Among patients with immunoglobulin light chain (AL) amyloidosis, there is little consensus on when reinstitution of chemotherapy should occur. We conducted a retrospective study to evaluate the patterns of relapse or progression (R/P) and the timing of reinitiating therapy among 235 patients initially treated with autologous stem cell transplant (ASCT) at Mayo Clinic. The median time from ASCT to second-line therapy was 24.3 months. At the time of restarting therapy, median difference of free light chain (dFLC) was 9.9 mg/dL (42% of diagnosis value), 32% had a dFLC <5 mg/dL, and 63% met criteria for organ R/P. The indications for retreatment were (1) clinical suspicion of R/P, 10%; 92) hematologic R/P only, 23%; (3) organ R/P only, 32%; (4) both hematologic and organ R/P, 31%; and (5) suboptimal response to ASCT and second-line therapy as consolidation, 4%. Patients with organ progression at the time of second-line therapy had inferior survival. Although a dFLC of >5 mg/dL at the time of reinstituting therapy was associated with risk, patients relapsing from very good partial response (VGPR) or better had a longer time to develop organ progression after hematologic R/P (24.2 vs 3.2 months, P 5 .007). These data suggest that the best candidates for clinical trials testing novel plasma cell–directed chemotherapy beyond first line may be those patients who are either relapsing from VGPR or better (dFLC at diagnosis was >5 mg/dL) or having inadequate response to prior therapy. This strategy should allow for hematologic response assessment while avoiding the risk of deleterious organ progression. Implementation of more stringent progression criteria may also be warranted.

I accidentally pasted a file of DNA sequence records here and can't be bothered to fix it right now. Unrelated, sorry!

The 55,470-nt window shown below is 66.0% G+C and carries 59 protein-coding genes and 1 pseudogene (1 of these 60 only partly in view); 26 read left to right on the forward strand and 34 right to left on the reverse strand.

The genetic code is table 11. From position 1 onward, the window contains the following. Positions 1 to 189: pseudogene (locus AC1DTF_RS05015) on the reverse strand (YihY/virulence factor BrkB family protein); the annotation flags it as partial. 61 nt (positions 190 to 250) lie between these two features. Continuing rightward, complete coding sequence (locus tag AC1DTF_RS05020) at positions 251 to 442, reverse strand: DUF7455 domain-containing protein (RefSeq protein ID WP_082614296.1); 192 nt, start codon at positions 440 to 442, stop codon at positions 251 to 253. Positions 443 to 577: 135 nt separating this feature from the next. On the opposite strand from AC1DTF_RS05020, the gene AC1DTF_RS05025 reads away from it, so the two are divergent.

ASJC Scopus subject areas
- Cell Biology